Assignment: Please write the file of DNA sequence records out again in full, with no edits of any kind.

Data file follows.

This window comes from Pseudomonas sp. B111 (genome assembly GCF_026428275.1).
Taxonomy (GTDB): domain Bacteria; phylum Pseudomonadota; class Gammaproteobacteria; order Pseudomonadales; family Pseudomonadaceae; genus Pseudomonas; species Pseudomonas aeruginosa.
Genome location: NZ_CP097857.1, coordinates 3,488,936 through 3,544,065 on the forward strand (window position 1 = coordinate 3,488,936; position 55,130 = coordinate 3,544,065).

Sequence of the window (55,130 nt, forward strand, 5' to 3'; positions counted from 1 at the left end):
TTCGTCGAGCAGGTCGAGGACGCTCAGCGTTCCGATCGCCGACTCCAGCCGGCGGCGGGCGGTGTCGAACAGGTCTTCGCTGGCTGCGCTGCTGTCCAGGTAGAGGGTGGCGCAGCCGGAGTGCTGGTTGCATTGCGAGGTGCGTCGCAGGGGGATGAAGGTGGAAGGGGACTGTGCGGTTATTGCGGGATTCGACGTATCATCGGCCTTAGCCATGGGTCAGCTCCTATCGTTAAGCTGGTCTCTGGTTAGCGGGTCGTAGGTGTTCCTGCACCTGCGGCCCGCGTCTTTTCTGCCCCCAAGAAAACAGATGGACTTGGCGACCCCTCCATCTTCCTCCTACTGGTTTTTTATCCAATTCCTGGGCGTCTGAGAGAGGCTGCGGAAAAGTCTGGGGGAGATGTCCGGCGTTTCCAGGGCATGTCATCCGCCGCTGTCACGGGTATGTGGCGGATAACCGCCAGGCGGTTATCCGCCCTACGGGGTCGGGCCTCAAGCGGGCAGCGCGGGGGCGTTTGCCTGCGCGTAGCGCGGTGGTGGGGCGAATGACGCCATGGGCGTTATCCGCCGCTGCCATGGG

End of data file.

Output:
This window comes from Pseudomonas sp. B111 (genome assembly GCF_026428275.1).
Taxonomy (GTDB): domain Bacteria; phylum Pseudomonadota; class Gammaproteobacteria; order Pseudomonadales; family Pseudomonadaceae; genus Pseudomonas; species Pseudomonas aeruginosa.
Genome location: NZ_CP097857.1, coordinates 3,488,936 through 3,544,065 on the forward strand (window position 1 = coordinate 3,488,936; position 55,130 = coordinate 3,544,065).

Sequence of the window (55,130 nt, forward strand, 5' to 3'; positions counted from 1 at the left end):
TTCGTCGAGCAGGTCGAGGACGCTCAGCGTTCCGATCGCCGACTCCAGCCGGCGGCGGGCGGTGTCGAACAGGTCTTCGCTGGCTGCGCTGCTGTCCAGGTAGAGGGTGGCGCAGCCGGAGTGCTGGTTGCATTGCGAGGTGCGTCGCAGGGGGATGAAGGTGGAAGGGGACTGTGCGGTTATTGCGGGATTCGACGTATCATCGGCCTTAGCCATGGGTCAGCTCCTATCGTTAAGCTGGTCTCTGGTTAGCGGGTCGTAGGTGTTCCTGCACCTGCGGCCCGCGTCTTTTCTGCCCCCAAGAAAACAGATGGACTTGGCGACCCCTCCATCTTCCTCCTACTGGTTTTTTATCCAATTCCTGGGCGTCTGAGAGAGGCTGCGGAAAAGTCTGGGGGAGATGTCCGGCGTTTCCAGGGCATGTCATCCGCCGCTGTCACGGGTATGTGGCGGATAACCGCCAGGCGGTTATCCGCCCTACGGGGTCGGGCCTCAAGCGGGCAGCGCGGGGGCGTTTGCCTGCGCGTAGCGCGGTGGTGGGGCGAATGACGCCATGGGCGTTATCCGCCGCTGCCATGGG